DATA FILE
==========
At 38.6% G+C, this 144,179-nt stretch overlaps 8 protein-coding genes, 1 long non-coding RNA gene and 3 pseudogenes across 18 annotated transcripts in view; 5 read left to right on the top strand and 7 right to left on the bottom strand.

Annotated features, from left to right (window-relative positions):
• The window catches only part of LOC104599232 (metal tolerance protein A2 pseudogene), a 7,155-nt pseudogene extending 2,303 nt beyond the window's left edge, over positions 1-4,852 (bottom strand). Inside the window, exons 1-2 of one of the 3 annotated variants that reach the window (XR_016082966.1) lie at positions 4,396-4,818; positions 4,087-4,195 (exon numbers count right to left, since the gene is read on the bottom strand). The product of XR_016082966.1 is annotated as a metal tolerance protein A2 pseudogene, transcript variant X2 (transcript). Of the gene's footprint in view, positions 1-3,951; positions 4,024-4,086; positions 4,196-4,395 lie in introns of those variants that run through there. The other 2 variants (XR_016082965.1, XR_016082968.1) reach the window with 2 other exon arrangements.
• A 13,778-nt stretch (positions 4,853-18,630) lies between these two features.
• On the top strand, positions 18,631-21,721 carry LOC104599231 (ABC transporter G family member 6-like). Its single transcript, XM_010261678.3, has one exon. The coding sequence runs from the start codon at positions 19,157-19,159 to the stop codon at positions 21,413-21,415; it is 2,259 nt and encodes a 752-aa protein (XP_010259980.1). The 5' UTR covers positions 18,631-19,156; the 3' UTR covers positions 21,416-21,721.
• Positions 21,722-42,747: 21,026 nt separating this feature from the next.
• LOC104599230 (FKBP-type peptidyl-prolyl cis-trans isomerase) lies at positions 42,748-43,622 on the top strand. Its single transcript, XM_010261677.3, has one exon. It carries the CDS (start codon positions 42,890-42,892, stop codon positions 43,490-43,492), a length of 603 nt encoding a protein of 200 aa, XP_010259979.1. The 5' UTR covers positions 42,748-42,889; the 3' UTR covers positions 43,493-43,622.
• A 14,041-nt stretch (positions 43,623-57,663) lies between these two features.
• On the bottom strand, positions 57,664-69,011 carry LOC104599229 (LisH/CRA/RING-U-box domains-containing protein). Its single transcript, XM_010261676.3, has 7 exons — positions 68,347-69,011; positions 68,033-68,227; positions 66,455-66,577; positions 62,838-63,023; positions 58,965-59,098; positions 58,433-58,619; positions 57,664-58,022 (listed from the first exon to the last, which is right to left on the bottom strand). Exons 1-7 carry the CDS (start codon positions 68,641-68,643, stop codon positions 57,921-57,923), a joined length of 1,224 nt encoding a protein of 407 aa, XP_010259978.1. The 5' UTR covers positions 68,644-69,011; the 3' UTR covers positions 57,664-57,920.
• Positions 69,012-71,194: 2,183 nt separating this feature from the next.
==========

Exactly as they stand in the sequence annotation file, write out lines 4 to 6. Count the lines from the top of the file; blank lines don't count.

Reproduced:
• A 13,778-nt stretch (positions 4,853-18,630) lies between these two features.
• On the top strand, positions 18,631-21,721 carry LOC104599231 (ABC transporter G family member 6-like). Its single transcript, XM_010261678.3, has one exon. The coding sequence runs from the start codon at positions 19,157-19,159 to the stop codon at positions 21,413-21,415; it is 2,259 nt and encodes a 752-aa protein (XP_010259980.1). The 5' UTR covers positions 18,631-19,156; the 3' UTR covers positions 21,416-21,721.
• Positions 21,722-42,747: 21,026 nt separating this feature from the next.